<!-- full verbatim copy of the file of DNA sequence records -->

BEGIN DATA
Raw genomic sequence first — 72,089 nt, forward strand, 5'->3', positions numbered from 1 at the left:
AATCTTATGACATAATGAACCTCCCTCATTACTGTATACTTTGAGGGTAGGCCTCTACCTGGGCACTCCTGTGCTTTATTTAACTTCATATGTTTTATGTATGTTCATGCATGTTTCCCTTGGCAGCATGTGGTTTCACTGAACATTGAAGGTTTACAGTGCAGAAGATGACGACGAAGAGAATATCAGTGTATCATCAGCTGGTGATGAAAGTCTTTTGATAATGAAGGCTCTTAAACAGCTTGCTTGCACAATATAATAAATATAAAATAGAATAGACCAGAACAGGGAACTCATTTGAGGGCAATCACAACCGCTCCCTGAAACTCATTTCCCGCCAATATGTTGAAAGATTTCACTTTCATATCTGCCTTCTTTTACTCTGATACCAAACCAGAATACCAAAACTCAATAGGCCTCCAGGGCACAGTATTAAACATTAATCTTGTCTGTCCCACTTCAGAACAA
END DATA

Raw genomic sequence first — 72,089 nt, forward strand, 5'->3', positions numbered from 1 at the left:
AATCTTATGACATAATGAACCTCCCTCATTACTGTATACTTTGAGGGTAGGCCTCTACCTGGGCACTCCTGTGCTTTATTTAACTTCATATGTTTTATGTATGTTCATGCATGTTTCCCTTGGCAGCATGTGGTTTCACTGAACATTGAAGGTTTACAGTGCAGAAGATGACGACGAAGAGAATATCAGTGTATCATCAGCTGGTGATGAAAGTCTTTTGATAATGAAGGCTCTTAAACAGCTTGCTTGCACAATATAATAAATATAAAATAGAATAGACCAGAACAGGGAACTCATTTGAGGGCAATCACAACCGCTCCCTGAAACTCATTTCCCGCCAATATGTTGAAAGATTTCACTTTCATATCTGCCTTCTTTTACTCTGATACCAAACCAGAATACCAAAACTCAATAGGCCTCCAGGGCACAGTATTAAACATTAATCTTGTCTGTCCCACTTCAGAACAA